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  #101  
Old 23-10-2017, 09:18 AM
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strongmanmike (Michael)
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BTW, I know this topic is of interest to some - I had to add another $9500 to my specified portable items insurance too, this added another $8/month, so all up it is costing me $80/month to insure all my gear ie AG12, ProLine16803, SXVRH694, Atlas focuser, NJP mount and TakFSQ106 plus all associated adapters, accessories, filters, cables etc....I think that is reasonable (about the same as comprehensive insurance on a family car)

Mike
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  #102  
Old 23-10-2017, 03:20 PM
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multiweb (Marc)
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That looks like a technological whirlpool of high end components and electrical tape! 47kg? Forget the insurance. They'll never carry all that gear out and if they do they'vre earned it. Looking forward to first light.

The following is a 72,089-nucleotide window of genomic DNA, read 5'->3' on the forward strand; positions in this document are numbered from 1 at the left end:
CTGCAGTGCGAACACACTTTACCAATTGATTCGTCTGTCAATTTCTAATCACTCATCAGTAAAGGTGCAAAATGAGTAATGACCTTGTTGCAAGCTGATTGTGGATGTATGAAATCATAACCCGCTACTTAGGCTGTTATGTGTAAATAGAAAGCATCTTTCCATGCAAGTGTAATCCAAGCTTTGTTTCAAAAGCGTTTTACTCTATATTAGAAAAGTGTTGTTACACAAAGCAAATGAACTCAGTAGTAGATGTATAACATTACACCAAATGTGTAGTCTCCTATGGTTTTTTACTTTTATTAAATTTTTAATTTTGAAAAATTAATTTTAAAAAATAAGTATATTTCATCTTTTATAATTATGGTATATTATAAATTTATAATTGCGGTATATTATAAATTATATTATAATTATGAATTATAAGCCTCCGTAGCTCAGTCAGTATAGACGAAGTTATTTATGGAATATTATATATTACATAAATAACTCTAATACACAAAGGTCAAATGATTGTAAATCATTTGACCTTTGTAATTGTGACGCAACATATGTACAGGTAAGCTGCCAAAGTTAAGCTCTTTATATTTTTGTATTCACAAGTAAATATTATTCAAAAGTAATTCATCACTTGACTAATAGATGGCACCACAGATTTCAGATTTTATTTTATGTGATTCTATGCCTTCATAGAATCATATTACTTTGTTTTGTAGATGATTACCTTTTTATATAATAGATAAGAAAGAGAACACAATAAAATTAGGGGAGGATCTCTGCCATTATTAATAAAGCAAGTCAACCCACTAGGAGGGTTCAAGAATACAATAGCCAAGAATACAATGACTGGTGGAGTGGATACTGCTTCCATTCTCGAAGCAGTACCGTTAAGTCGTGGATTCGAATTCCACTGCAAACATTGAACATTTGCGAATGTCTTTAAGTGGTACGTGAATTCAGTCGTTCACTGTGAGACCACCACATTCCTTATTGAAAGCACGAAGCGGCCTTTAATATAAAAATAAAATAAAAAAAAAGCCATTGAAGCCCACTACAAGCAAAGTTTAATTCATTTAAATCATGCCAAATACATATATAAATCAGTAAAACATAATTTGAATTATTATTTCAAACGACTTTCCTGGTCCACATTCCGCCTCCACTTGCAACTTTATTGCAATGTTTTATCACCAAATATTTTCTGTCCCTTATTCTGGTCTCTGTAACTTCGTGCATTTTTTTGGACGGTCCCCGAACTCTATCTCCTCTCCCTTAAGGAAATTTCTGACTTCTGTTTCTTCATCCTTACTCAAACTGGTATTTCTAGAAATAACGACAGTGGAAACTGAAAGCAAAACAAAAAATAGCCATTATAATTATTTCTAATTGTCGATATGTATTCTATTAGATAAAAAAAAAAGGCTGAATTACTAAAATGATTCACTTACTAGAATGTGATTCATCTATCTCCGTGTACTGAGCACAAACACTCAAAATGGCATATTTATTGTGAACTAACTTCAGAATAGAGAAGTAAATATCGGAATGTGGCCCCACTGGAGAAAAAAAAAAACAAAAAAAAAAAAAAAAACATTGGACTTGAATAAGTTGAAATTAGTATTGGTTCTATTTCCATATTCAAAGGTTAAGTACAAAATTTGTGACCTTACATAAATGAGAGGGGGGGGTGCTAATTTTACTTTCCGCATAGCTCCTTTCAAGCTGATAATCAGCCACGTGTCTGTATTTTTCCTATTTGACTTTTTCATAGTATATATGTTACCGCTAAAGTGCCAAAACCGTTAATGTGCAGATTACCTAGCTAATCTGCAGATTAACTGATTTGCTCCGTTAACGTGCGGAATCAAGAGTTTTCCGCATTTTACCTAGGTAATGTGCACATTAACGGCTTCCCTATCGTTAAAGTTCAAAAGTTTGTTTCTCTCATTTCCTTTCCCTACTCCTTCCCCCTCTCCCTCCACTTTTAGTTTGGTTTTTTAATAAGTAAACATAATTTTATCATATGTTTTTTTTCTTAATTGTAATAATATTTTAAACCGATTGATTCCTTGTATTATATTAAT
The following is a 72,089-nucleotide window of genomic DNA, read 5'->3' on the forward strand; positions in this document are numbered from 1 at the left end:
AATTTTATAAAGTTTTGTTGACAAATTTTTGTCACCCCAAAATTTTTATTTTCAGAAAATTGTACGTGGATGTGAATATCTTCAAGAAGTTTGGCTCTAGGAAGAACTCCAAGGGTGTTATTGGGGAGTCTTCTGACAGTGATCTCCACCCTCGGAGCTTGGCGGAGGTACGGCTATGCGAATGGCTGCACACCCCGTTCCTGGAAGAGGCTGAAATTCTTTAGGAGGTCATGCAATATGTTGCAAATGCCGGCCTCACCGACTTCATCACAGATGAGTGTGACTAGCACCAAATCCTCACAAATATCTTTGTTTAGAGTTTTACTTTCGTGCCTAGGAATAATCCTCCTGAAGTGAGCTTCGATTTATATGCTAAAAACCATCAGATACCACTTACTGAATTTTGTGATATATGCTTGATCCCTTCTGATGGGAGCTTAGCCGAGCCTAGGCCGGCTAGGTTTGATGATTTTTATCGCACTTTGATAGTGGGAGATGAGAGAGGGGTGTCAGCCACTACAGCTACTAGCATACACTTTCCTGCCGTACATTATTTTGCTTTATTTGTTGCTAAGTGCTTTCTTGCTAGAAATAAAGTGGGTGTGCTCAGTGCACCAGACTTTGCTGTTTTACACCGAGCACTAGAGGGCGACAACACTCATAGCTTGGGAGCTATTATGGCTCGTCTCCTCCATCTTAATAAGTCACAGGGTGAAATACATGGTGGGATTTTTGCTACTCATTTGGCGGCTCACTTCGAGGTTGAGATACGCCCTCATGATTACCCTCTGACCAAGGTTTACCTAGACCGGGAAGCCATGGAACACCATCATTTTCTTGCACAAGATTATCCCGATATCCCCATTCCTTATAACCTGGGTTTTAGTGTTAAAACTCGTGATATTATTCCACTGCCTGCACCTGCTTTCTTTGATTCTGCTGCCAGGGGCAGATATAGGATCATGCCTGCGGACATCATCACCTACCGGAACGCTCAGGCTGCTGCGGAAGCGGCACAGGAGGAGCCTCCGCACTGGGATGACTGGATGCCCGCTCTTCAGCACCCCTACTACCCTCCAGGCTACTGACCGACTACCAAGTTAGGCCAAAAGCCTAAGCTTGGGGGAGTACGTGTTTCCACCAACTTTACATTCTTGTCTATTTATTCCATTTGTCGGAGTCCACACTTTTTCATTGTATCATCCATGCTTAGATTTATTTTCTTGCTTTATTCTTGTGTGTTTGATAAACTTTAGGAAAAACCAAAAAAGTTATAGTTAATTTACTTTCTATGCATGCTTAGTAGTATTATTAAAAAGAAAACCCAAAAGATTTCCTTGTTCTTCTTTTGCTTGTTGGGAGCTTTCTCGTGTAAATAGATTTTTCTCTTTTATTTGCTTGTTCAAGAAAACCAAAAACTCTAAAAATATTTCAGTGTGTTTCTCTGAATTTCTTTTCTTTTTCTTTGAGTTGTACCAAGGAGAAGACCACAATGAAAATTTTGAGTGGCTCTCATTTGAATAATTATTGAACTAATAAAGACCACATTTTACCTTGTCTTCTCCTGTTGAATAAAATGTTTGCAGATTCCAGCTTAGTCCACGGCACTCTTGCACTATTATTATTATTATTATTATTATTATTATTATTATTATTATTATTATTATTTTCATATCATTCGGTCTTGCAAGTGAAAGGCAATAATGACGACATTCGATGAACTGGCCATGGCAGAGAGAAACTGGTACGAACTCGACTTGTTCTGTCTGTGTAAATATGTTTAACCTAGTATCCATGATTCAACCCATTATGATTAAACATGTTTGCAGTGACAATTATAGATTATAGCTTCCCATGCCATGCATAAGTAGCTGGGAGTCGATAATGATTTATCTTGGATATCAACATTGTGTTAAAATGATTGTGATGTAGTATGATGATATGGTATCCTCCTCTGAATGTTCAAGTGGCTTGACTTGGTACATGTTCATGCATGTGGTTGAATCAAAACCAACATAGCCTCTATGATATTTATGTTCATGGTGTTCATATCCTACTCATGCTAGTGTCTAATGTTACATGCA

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  #103  
Old 23-10-2017, 08:42 PM
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strongmanmike (Michael)
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Well, pickle me grandmother!!! this scope is simply astonishing!! Pin point stars corner to corner, massive field......Im gobsmaked ...everything has worked perfectly..so far!! Slewing, guiding, camera, dithering everything....unbelievable....shame I got work tomorrow!